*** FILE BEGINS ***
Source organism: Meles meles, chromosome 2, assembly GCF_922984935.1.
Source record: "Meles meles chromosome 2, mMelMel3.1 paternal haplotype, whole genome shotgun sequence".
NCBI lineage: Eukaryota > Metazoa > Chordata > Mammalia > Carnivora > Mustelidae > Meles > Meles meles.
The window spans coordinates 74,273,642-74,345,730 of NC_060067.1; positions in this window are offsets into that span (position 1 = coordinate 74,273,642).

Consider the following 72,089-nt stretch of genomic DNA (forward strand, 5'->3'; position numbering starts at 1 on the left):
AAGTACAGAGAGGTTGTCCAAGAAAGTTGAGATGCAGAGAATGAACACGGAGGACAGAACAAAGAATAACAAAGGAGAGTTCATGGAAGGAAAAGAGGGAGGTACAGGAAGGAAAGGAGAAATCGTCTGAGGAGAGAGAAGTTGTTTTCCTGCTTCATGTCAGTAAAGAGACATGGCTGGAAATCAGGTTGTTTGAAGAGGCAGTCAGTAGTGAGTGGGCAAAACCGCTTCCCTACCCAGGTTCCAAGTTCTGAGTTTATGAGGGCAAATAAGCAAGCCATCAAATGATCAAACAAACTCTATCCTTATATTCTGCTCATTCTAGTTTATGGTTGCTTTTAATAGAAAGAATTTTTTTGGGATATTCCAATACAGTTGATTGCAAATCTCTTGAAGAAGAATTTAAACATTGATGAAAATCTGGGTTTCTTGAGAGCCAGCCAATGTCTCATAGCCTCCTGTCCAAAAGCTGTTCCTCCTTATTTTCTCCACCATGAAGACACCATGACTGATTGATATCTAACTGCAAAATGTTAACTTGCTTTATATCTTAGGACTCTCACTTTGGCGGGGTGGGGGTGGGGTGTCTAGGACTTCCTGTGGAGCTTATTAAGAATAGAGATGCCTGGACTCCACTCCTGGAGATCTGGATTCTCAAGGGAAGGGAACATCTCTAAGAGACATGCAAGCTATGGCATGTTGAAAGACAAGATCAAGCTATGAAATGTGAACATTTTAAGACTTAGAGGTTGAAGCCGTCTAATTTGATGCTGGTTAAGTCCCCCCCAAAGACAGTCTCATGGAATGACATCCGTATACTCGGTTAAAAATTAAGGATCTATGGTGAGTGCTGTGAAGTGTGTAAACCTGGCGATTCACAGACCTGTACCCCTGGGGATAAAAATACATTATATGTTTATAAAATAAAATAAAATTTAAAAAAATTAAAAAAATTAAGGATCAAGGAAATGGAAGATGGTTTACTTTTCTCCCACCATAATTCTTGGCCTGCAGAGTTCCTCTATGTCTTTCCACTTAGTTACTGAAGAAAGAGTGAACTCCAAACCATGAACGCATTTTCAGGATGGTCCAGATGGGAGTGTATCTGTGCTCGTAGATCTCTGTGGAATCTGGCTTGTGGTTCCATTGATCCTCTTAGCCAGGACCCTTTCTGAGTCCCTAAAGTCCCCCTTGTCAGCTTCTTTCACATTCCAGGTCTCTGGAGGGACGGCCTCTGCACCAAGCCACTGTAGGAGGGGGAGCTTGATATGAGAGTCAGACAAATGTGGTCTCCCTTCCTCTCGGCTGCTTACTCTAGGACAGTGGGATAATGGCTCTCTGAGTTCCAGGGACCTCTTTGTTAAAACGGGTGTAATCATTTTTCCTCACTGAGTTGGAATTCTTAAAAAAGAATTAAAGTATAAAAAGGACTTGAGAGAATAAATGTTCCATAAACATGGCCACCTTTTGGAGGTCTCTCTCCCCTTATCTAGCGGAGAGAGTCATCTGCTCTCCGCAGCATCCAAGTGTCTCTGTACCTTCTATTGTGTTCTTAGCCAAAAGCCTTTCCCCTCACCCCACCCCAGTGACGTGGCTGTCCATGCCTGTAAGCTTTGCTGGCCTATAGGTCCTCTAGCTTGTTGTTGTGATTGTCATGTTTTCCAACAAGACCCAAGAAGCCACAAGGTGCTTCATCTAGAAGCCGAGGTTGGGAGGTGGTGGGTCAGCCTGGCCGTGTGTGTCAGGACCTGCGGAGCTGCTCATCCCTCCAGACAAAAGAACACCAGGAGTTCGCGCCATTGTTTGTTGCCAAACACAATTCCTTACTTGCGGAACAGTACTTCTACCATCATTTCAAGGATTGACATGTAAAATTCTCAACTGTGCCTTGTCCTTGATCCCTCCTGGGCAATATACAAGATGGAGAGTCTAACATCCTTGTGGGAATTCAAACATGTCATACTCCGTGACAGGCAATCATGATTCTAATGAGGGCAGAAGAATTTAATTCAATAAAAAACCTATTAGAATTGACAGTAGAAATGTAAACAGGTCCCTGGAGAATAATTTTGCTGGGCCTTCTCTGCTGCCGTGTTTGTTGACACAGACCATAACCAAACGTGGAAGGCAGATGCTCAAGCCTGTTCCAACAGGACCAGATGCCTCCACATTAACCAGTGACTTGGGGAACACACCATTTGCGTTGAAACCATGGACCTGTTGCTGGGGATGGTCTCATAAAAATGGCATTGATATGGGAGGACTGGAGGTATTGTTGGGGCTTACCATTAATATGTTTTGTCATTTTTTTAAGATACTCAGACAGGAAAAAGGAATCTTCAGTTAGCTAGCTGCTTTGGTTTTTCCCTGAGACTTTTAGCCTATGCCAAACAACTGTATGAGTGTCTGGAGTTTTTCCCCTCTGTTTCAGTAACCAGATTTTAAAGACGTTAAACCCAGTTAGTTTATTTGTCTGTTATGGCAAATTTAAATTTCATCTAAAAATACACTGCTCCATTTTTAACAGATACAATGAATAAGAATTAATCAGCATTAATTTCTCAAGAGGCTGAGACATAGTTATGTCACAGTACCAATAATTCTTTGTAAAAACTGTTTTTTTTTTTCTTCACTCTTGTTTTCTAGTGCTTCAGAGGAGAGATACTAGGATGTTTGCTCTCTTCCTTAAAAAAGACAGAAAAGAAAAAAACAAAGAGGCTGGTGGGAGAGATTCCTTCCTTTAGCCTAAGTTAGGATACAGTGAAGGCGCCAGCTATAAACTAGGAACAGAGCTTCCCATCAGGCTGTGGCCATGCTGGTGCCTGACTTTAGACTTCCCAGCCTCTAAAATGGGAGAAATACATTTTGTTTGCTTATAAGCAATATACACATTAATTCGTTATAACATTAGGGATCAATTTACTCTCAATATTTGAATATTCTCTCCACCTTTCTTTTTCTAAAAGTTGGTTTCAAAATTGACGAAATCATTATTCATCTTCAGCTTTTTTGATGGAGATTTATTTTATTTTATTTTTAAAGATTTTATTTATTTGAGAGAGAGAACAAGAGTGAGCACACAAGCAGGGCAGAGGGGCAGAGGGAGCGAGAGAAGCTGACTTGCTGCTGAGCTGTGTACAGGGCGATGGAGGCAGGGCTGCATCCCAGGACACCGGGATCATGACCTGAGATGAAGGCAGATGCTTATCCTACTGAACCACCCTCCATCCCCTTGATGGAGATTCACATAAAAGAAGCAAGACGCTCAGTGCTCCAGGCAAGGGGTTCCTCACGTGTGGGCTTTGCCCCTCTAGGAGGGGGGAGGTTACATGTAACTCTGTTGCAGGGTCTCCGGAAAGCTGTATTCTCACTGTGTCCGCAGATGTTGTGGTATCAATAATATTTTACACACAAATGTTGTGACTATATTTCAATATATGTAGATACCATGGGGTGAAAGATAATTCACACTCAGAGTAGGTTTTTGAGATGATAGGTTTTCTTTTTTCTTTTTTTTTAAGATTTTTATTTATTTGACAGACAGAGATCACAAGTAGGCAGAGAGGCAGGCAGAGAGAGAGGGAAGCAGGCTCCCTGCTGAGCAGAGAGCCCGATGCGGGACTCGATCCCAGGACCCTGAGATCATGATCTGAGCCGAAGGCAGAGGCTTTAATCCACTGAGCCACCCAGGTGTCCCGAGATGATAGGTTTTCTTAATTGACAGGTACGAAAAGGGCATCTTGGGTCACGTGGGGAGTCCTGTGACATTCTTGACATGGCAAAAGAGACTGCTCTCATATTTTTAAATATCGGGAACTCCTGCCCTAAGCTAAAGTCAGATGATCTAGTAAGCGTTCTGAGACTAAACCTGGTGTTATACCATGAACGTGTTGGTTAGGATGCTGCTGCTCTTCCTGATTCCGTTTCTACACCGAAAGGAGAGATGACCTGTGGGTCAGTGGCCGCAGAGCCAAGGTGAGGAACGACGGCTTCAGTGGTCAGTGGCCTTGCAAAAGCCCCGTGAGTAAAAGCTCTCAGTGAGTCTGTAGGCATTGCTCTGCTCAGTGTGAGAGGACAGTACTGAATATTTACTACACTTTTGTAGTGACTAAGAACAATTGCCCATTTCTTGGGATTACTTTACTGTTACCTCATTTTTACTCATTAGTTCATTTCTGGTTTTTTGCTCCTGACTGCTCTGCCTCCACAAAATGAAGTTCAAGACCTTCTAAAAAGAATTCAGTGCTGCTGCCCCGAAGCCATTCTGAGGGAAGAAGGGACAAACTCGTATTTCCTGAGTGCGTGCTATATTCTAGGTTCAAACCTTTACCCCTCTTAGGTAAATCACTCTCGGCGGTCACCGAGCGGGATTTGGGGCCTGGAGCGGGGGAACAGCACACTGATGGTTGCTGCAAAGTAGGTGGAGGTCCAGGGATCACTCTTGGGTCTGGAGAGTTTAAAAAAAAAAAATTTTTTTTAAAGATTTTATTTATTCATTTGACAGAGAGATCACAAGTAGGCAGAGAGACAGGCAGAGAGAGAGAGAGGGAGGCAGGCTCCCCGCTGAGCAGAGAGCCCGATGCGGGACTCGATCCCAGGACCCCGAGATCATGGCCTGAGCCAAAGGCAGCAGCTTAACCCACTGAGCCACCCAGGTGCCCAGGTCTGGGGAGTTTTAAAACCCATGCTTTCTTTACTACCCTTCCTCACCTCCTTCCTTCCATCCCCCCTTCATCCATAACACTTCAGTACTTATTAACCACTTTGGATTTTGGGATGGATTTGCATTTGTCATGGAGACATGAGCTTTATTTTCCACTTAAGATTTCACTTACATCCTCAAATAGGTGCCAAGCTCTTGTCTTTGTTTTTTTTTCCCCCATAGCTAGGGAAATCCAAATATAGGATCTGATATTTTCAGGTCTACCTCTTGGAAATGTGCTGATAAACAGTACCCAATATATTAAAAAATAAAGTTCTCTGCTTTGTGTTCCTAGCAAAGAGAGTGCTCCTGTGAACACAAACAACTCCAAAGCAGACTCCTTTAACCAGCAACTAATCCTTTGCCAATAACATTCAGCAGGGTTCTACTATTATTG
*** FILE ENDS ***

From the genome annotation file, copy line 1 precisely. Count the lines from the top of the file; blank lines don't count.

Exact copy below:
Source organism: Meles meles, chromosome 2, assembly GCF_922984935.1.